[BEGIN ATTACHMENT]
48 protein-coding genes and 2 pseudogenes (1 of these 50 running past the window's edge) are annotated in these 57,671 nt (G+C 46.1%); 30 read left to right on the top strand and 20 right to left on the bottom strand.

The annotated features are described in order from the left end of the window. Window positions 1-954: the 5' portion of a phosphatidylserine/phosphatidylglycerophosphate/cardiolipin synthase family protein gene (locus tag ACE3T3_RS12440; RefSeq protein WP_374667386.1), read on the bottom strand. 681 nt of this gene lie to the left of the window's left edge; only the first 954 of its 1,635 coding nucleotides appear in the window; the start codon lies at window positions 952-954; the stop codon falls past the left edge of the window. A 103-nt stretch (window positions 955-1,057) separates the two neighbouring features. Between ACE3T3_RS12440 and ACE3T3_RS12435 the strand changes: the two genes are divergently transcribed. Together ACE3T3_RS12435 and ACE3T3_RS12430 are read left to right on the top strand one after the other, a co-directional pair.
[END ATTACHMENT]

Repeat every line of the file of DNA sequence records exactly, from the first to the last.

48 protein-coding genes and 2 pseudogenes (1 of these 50 running past the window's edge) are annotated in these 57,671 nt (G+C 46.1%); 30 read left to right on the top strand and 20 right to left on the bottom strand.

The annotated features are described in order from the left end of the window. Window positions 1-954: the 5' portion of a phosphatidylserine/phosphatidylglycerophosphate/cardiolipin synthase family protein gene (locus tag ACE3T3_RS12440; RefSeq protein WP_374667386.1), read on the bottom strand. 681 nt of this gene lie to the left of the window's left edge; only the first 954 of its 1,635 coding nucleotides appear in the window; the start codon lies at window positions 952-954; the stop codon falls past the left edge of the window. A 103-nt stretch (window positions 955-1,057) separates the two neighbouring features. Between ACE3T3_RS12440 and ACE3T3_RS12435 the strand changes: the two genes are divergently transcribed. Together ACE3T3_RS12435 and ACE3T3_RS12430 are read left to right on the top strand one after the other, a co-directional pair.